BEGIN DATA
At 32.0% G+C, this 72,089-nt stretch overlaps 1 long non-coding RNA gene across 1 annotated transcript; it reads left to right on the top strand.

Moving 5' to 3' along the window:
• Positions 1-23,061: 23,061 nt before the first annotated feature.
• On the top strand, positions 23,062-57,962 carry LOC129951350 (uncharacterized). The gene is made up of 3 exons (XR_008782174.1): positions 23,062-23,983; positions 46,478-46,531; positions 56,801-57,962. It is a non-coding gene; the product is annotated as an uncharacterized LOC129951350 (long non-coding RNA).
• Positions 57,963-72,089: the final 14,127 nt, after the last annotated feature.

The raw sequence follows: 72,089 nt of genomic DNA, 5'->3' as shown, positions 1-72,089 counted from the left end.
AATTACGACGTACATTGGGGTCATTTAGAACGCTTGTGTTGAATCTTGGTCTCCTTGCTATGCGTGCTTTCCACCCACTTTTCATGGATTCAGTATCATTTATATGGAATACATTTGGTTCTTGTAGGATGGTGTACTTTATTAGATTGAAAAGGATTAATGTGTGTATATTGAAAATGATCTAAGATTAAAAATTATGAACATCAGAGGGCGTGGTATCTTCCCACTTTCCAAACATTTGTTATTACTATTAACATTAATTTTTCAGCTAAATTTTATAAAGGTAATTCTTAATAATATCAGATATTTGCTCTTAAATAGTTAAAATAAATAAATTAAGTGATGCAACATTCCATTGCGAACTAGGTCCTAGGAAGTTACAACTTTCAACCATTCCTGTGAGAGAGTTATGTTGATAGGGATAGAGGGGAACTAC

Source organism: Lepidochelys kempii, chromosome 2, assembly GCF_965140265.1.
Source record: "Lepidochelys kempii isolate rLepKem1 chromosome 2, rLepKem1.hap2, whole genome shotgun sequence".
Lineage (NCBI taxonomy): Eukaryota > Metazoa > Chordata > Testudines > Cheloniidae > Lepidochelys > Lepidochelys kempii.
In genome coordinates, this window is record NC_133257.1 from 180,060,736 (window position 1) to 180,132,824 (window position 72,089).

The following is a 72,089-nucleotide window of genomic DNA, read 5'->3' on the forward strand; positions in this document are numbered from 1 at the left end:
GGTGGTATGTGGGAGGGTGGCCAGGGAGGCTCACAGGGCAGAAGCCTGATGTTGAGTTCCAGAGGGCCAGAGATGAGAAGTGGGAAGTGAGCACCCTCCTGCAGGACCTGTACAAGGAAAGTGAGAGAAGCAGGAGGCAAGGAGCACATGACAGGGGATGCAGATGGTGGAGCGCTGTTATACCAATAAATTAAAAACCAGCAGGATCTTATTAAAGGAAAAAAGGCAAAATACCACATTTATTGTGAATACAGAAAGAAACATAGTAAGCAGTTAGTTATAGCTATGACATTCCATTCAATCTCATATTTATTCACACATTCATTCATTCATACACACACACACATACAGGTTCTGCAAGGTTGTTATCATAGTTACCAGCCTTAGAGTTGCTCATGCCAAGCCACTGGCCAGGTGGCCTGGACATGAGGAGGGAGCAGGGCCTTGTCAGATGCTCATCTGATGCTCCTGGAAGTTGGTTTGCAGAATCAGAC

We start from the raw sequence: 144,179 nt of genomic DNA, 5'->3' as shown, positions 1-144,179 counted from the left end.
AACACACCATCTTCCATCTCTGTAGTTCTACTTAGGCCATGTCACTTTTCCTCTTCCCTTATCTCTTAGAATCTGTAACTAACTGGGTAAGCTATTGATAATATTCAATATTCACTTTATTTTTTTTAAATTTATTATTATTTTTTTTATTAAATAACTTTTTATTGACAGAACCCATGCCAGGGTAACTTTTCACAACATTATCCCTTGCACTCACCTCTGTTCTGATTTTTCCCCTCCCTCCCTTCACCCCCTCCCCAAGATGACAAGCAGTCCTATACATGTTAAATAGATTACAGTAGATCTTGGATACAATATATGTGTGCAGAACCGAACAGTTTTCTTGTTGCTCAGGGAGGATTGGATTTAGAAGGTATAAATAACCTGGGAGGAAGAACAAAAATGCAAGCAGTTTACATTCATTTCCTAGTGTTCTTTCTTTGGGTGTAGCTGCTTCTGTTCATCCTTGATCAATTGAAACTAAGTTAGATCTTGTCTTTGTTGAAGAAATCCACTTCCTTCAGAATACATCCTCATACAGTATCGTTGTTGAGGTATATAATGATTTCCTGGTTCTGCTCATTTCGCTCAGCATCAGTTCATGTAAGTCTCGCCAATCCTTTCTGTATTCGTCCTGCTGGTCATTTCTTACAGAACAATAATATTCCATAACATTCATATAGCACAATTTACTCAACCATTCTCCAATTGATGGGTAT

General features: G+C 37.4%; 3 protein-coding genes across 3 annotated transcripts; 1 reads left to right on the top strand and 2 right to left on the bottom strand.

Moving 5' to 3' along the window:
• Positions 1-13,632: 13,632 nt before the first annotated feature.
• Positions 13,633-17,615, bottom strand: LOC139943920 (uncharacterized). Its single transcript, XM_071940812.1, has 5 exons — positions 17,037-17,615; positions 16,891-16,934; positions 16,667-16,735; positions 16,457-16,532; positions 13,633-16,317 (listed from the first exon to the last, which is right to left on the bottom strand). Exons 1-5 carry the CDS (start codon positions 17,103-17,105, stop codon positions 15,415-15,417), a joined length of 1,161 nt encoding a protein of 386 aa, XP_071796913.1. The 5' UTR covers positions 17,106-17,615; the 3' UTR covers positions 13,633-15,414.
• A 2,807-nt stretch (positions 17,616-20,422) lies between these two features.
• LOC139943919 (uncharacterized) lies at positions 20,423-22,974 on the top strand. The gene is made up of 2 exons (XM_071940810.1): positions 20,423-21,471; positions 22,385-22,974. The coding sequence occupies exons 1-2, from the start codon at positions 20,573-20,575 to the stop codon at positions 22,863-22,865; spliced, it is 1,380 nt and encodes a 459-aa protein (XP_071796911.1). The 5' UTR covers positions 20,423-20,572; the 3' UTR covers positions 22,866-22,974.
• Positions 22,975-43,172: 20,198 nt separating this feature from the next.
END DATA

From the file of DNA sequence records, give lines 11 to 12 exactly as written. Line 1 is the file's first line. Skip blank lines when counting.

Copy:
In genome coordinates, this window is record NC_133257.1 from 180,060,736 (window position 1) to 180,132,824 (window position 72,089).

The following is a 72,089-nucleotide window of genomic DNA, read 5'->3' on the forward strand; positions in this document are numbered from 1 at the left end: